Airbnb will stop offering refunds for COVID-related cancellations

Airbnb guests who must cancel a reservation due to a COVID-19 infection will soon no longer be eligible for a refund under company policy, the vacation rental website announced.

San Francisco-based Airbnb said in a company blog post on Friday that more than two years into the pandemic, it would update its “extenuating circumstances policy” to no longer cover related circumstances. to COVID-19 as a reason for reimbursement.

Airbnb noted that nearly two-thirds of the world’s population have received at least one dose of the coronavirus vaccine, and many countries have plans in place to coexist with COVID-19.

Because of this “new way of life,” Airbnb said it would end the no-penalty cancellation policy for guests and hosts.

“Some in the travel industry stopped this type of policy months ago, while others provided none at all,” the statement said. “After consulting with our medical advisers, as well as our community, we believe the time is now right to take the same step.”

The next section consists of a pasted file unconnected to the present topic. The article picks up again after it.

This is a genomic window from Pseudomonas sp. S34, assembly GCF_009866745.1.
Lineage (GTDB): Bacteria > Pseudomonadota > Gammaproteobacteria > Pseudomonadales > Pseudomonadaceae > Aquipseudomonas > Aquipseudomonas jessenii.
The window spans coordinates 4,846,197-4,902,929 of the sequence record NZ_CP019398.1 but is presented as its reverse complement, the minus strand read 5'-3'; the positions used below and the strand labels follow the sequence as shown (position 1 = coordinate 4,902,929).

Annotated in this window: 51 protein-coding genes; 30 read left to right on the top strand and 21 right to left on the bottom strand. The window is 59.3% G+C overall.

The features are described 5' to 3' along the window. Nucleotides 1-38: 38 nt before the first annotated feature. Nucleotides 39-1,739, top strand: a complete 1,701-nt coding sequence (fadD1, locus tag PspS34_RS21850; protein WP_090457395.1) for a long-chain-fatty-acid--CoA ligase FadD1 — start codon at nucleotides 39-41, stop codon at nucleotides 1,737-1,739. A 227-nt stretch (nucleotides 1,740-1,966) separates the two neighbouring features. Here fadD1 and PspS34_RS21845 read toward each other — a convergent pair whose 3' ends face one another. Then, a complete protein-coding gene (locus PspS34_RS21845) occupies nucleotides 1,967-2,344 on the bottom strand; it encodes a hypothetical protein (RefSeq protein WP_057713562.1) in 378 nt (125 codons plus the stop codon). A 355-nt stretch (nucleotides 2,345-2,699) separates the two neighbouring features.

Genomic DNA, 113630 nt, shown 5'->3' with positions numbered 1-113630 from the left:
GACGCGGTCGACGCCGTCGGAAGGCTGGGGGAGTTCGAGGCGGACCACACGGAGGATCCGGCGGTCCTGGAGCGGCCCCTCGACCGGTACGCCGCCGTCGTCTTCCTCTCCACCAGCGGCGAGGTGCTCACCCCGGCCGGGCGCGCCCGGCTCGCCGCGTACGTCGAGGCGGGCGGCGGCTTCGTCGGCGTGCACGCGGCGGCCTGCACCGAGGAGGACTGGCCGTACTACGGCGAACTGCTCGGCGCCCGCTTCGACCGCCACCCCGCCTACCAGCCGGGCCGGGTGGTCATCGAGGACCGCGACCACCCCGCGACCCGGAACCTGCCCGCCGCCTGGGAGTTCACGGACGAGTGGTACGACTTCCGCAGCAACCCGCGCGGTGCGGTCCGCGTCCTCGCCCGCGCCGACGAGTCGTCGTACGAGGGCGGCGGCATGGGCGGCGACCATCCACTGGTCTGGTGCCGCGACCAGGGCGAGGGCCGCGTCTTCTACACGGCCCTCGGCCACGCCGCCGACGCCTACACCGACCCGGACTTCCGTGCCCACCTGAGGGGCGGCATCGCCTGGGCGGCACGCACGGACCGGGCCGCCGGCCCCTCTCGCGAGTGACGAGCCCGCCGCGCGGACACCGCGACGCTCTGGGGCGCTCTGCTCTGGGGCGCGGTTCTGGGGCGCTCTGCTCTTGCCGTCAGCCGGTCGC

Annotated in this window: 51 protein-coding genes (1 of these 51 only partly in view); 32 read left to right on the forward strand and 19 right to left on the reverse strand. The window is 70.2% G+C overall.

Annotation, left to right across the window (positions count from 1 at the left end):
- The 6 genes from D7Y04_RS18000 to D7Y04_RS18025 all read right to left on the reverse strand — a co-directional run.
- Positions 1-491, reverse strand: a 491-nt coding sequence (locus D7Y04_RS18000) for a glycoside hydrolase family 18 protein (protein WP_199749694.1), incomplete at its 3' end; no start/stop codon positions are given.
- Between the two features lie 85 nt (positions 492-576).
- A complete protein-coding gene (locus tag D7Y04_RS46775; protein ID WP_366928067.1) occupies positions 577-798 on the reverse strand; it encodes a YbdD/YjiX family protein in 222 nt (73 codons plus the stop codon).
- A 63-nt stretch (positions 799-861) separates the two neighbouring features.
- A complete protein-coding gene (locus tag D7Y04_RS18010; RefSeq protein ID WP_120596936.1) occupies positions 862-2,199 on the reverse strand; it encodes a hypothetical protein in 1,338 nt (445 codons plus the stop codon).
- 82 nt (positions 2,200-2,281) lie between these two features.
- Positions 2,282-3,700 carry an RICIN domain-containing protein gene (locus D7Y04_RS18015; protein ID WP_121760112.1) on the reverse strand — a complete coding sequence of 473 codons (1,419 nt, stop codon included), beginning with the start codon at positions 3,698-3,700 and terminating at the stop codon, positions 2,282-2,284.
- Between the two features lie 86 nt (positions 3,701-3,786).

The change will take effect on May 31 and will cover bookings made on or after that date.

The company added that two-thirds of active listings on Airbnb still offer a “moderate or flexible” cancellation policy – such as allowing guests to cancel at least five days before check-in, or even 24 hours in advance. – for a full refund.

Airbnb said it plans to launch a new travel insurance product for its customers soon. In the meantime, he noted that travelers could consider purchasing travel insurance from an outside provider to cover their stays.

Just months ago, Airbnb came under fire for telling its Superhosts, an elite category for the site’s highest-rated hosts, that they had to resume hosting or lose their status, The Chronicle reported. .

Some Superhosts who had temporarily suspended some of their hosting due to pandemic-related safety concerns were angry at the change, saying the company was forcing their hand and potentially compromising their health.

After the backlash, Airbnb quickly reversed its policy. Despite the pandemic, CEO Brian Chesky said in a statement in February that the company posted the best financial year in its history in 2021.

Annie Vainshtein (her) is a staff writer for the San Francisco Chronicle. Email: [email protected]

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